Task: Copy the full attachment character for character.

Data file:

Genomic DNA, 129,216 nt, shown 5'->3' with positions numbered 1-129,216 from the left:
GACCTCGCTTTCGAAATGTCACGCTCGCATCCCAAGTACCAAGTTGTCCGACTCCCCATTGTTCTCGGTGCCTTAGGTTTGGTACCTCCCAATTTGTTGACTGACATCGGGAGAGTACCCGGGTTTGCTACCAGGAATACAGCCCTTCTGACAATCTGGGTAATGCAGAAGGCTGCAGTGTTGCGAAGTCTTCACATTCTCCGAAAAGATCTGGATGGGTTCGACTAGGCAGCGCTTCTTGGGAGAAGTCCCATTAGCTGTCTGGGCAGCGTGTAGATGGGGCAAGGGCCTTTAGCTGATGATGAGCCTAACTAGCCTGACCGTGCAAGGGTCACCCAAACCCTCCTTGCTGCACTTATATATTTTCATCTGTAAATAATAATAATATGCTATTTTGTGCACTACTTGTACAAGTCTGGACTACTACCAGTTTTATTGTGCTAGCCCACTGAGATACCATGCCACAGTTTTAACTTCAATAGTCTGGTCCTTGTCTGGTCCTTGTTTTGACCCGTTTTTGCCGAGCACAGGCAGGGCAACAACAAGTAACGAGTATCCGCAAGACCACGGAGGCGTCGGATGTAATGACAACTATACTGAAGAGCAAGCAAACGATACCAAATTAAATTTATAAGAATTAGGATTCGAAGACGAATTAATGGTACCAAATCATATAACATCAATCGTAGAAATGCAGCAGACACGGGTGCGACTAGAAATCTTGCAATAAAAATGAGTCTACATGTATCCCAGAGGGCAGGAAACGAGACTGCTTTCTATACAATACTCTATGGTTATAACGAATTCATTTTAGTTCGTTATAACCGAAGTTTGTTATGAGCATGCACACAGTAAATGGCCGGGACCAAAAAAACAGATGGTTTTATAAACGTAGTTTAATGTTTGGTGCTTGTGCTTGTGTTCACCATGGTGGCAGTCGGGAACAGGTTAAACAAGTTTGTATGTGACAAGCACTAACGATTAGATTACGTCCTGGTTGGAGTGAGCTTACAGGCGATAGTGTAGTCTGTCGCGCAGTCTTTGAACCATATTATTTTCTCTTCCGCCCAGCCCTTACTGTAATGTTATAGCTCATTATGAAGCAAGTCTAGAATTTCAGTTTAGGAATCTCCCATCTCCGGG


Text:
Genomic DNA, 129,216 nt, shown 5'->3' with positions numbered 1-129,216 from the left:
GACCTCGCTTTCGAAATGTCACGCTCGCATCCCAAGTACCAAGTTGTCCGACTCCCCATTGTTCTCGGTGCCTTAGGTTTGGTACCTCCCAATTTGTTGACTGACATCGGGAGAGTACCCGGGTTTGCTACCAGGAATACAGCCCTTCTGACAATCTGGGTAATGCAGAAGGCTGCAGTGTTGCGAAGTCTTCACATTCTCCGAAAAGATCTGGATGGGTTCGACTAGGCAGCGCTTCTTGGGAGAAGTCCCATTAGCTGTCTGGGCAGCGTGTAGATGGGGCAAGGGCCTTTAGCTGATGATGAGCCTAACTAGCCTGACCGTGCAAGGGTCACCCAAACCCTCCTTGCTGCACTTATATATTTTCATCTGTAAATAATAATAATATGCTATTTTGTGCACTACTTGTACAAGTCTGGACTACTACCAGTTTTATTGTGCTAGCCCACTGAGATACCATGCCACAGTTTTAACTTCAATAGTCTGGTCCTTGTCTGGTCCTTGTTTTGACCCGTTTTTGCCGAGCACAGGCAGGGCAACAACAAGTAACGAGTATCCGCAAGACCACGGAGGCGTCGGATGTAATGACAACTATACTGAAGAGCAAGCAAACGATACCAAATTAAATTTATAAGAATTAGGATTCGAAGACGAATTAATGGTACCAAATCATATAACATCAATCGTAGAAATGCAGCAGACACGGGTGCGACTAGAAATCTTGCAATAAAAATGAGTCTACATGTATCCCAGAGGGCAGGAAACGAGACTGCTTTCTATACAATACTCTATGGTTATAACGAATTCATTTTAGTTCGTTATAACCGAAGTTTGTTATGAGCATGCACACAGTAAATGGCCGGGACCAAAAAAACAGATGGTTTTATAAACGTAGTTTAATGTTTGGTGCTTGTGCTTGTGTTCACCATGGTGGCAGTCGGGAACAGGTTAAACAAGTTTGTATGTGACAAGCACTAACGATTAGATTACGTCCTGGTTGGAGTGAGCTTACAGGCGATAGTGTAGTCTGTCGCGCAGTCTTTGAACCATATTATTTTCTCTTCCGCCCAGCCCTTACTGTAATGTTATAGCTCATTATGAAGCAAGTCTAGAATTTCAGTTTAGGAATCTCCCATCTCCGGG